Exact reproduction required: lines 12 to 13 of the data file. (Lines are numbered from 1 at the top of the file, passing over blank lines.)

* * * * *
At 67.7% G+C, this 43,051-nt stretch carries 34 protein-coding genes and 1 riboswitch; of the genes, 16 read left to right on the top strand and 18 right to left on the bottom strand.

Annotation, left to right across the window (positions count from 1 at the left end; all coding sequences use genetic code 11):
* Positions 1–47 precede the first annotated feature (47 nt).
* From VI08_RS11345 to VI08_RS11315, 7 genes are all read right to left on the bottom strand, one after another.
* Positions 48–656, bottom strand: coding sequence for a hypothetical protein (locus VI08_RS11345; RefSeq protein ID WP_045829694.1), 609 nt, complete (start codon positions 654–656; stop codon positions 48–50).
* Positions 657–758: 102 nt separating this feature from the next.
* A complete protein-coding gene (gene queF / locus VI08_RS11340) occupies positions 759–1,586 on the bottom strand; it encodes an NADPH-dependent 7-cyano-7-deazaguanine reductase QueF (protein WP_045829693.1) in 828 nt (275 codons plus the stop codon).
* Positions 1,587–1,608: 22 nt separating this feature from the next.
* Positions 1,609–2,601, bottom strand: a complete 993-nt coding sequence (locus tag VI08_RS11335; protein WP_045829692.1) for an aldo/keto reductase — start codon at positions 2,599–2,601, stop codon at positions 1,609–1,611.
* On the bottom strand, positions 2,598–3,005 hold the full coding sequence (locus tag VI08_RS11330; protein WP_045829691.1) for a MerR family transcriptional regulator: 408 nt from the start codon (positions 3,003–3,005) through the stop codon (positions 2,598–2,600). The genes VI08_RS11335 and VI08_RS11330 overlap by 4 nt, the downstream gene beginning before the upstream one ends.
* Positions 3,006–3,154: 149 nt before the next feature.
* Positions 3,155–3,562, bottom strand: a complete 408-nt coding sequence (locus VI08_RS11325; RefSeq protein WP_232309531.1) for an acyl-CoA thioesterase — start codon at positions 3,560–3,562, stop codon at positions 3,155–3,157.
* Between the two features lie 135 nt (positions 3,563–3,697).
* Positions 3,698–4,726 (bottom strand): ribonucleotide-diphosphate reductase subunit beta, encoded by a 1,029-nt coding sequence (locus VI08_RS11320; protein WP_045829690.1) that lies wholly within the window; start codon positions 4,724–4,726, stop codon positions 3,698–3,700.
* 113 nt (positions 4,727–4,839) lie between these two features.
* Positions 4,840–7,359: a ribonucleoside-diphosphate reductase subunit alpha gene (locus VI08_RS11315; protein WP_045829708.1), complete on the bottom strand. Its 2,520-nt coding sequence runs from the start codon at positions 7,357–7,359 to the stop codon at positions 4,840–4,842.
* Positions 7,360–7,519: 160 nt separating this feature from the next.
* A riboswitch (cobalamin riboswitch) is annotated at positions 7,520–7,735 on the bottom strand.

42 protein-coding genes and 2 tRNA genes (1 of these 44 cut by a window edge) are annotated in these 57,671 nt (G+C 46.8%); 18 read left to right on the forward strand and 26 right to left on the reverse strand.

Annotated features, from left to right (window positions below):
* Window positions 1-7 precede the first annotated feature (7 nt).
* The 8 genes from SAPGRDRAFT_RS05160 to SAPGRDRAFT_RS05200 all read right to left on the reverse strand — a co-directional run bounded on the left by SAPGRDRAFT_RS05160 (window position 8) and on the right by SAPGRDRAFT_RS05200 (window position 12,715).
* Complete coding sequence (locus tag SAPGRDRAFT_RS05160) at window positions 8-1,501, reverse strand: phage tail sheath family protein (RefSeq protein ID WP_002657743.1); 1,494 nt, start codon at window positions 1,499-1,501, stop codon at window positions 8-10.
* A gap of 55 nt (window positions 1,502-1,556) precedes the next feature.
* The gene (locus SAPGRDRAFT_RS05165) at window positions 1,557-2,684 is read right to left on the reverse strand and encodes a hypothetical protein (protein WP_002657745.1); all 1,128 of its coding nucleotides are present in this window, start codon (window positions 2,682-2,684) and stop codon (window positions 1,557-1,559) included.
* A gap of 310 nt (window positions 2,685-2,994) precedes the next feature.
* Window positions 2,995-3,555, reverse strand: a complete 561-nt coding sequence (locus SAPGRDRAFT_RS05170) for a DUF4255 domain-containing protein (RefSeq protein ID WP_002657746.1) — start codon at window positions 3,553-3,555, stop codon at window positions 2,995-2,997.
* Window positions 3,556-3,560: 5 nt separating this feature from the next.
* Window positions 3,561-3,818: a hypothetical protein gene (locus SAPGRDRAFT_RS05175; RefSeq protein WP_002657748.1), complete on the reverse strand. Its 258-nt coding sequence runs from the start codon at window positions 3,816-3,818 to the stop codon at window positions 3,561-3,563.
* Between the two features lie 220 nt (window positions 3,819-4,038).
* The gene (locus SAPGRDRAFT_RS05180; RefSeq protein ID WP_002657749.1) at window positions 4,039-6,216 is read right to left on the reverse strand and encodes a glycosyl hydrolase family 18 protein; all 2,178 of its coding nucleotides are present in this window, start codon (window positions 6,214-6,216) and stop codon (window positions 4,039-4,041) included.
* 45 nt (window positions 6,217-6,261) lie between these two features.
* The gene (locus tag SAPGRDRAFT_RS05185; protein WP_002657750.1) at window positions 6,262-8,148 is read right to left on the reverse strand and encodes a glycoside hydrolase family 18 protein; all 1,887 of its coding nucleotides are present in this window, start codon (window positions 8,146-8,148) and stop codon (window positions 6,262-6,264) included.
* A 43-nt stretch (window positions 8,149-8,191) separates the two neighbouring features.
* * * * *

* Positions 3,155–3,562, bottom strand: a complete 408-nt coding sequence (locus VI08_RS11325; RefSeq protein WP_232309531.1) for an acyl-CoA thioesterase — start codon at positions 3,560–3,562, stop codon at positions 3,155–3,157.
* Between the two features lie 135 nt (positions 3,563–3,697).